From the book: Of Faith and Reason: 80 Evidences Supporting the Prophet Joseph Smith
by Michael R. Ash
Not many years ago, while attending Duke University, Mormon scholar John Welch participated in a graduate seminar on early Christian writings, when the professor began to discuss a little-known writing entitled the Narrative of Zosimus. This narrative –written in Hebrew and dating to about the time of Christ or earlier –purports to tell a tale that could date to Lehi’s day, and shares many similarities with Lehi’s vision of the tree of life.
Outside of the possibility that both Lehi and Zosimus shared similar revelations, Mormon scholars are still attempting to determine just what relationship exists between the two narratives. Perhaps Lehi made contact with others in their Arabian Journey and shared tales of his vision, or some ancient source or tradition influenced both the Narrative of Zosimus and Lehi’s vision.
Within recent years other similar motifs have been discovered –dating from the fifth century BC to the AD third century — in Italy, Sicily, Crete, and Macedonia. These motifs depict the dead wandering through a world of darkness in search of a white cypress tree. Non-Mormon commentators agree that the cypress tree represents the tree of life and that this mythology most likely originated in Egypt.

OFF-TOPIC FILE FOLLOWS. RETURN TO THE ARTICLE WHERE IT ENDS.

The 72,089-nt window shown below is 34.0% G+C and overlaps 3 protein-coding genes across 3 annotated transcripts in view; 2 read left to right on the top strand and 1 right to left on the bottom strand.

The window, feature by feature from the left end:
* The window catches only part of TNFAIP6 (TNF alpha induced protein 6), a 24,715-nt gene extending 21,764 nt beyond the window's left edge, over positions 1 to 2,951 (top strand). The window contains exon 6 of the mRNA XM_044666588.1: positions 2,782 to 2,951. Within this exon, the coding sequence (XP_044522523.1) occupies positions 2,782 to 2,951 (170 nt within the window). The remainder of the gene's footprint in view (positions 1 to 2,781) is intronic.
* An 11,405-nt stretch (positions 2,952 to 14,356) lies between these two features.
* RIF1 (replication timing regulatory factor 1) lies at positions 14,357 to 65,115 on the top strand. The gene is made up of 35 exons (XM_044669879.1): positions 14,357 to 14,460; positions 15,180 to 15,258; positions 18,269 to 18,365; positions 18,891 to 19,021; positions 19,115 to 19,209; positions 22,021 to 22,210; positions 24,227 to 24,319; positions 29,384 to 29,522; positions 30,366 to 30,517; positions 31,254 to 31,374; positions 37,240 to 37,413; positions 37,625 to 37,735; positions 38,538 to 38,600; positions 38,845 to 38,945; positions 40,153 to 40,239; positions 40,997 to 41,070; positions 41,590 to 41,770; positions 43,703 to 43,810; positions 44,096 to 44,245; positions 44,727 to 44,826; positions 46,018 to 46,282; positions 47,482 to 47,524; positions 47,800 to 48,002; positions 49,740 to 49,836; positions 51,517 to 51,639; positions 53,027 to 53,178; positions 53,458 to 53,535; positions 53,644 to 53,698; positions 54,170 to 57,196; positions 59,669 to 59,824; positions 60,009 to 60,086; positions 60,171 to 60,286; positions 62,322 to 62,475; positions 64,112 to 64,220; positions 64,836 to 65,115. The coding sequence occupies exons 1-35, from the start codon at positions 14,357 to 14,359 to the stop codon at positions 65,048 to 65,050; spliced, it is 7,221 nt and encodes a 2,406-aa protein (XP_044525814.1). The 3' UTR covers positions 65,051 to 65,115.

Michael R. Ash is the author of: Of Faith and Reason: 80 Evidences Supporting The Prophet Joseph Smith. He is the owner and operator of MormonFortress.com and is on the management team for FairMormon. He has been published in Sunstone, Dialogue: A Journal of Mormon Thought, the Maxwell Institute’s FARMS Review, and is the author of Shaken Faith Syndrome: Strengthening One’s Testimony in the Face of Criticism and Doubt. He and his wife live in Ogden, Utah, and have three daughters.
Julianne Dehlin Hatton is a broadcast journalist living in Louisville, Kentucky. She has worked as a News Director at an NPR affiliate, Radio and Television Host, and Airborne Traffic Reporter. She graduated with an MSSc from the Maxwell School of Citizenship and Public Affairs at Syracuse University in 2008. Julianne and her husband Thomas are the parents of four children.
Music for Faith and Reason is provided by Arthur Hatton.